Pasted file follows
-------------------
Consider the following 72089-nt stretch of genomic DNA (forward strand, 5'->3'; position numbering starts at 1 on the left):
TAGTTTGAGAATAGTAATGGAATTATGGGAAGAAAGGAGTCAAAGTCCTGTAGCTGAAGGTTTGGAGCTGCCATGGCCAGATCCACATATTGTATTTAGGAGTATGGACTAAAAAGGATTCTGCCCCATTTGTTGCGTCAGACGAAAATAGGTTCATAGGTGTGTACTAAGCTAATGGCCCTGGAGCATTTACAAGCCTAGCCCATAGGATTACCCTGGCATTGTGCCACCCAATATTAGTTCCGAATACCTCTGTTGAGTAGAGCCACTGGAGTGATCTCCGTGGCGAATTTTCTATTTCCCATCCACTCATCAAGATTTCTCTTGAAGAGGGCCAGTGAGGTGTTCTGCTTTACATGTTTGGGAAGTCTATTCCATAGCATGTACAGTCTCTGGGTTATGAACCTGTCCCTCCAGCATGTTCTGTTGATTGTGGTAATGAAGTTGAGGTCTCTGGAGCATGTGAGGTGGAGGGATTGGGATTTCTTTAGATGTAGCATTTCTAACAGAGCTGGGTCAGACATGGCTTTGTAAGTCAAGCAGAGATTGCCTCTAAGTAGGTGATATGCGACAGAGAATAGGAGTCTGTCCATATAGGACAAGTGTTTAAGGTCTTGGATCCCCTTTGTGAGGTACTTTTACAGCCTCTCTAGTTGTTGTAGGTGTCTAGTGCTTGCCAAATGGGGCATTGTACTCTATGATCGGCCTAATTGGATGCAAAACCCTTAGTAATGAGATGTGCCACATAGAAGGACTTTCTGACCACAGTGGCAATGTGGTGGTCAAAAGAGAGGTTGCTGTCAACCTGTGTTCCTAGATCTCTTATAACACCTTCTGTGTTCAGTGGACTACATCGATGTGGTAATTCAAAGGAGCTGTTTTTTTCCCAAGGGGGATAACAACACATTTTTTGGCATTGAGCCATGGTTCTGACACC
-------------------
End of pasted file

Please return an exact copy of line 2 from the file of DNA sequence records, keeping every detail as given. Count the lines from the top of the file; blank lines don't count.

TAGTTTGAGAATAGTAATGGAATTATGGGAAGAAAGGAGTCAAAGTCCTGTAGCTGAAGGTTTGGAGCTGCCATGGCCAGATCCACATATTGTATTTAGGAGTATGGACTAAAAAGGATTCTGCCCCATTTGTTGCGTCAGACGAAAATAGGTTCATAGGTGTGTACTAAGCTAATGGCCCTGGAGCATTTACAAGCCTAGCCCATAGGATTACCCTGGCATTGTGCCACCCAATATTAGTTCCGAATACCTCTGTTGAGTAGAGCCACTGGAGTGATCTCCGTGGCGAATTTTCTATTTCCCATCCACTCATCAAGATTTCTCTTGAAGAGGGCCAGTGAGGTGTTCTGCTTTACATGTTTGGGAAGTCTATTCCATAGCATGTACAGTCTCTGGGTTATGAACCTGTCCCTCCAGCATGTTCTGTTGATTGTGGTAATGAAGTTGAGGTCTCTGGAGCATGTGAGGTGGAGGGATTGGGATTTCTTTAGATGTAGCATTTCTAACAGAGCTGGGTCAGACATGGCTTTGTAAGTCAAGCAGAGATTGCCTCTAAGTAGGTGATATGCGACAGAGAATAGGAGTCTGTCCATATAGGACAAGTGTTTAAGGTCTTGGATCCCCTTTGTGAGGTACTTTTACAGCCTCTCTAGTTGTTGTAGGTGTCTAGTGCTTGCCAAATGGGGCATTGTACTCTATGATCGGCCTAATTGGATGCAAAACCCTTAGTAATGAGATGTGCCACATAGAAGGACTTTCTGACCACAGTGGCAATGTGGTGGTCAAAAGAGAGGTTGCTGTCAACCTGTGTTCCTAGATCTCTTATAACACCTTCTGTGTTCAGTGGACTACATCGATGTGGTAATTCAAAGGAGCTGTTTTTTTCCCAAGGGGGATAACAACACATTTTTTGGCATTGAGCCATGGTTCTGACACC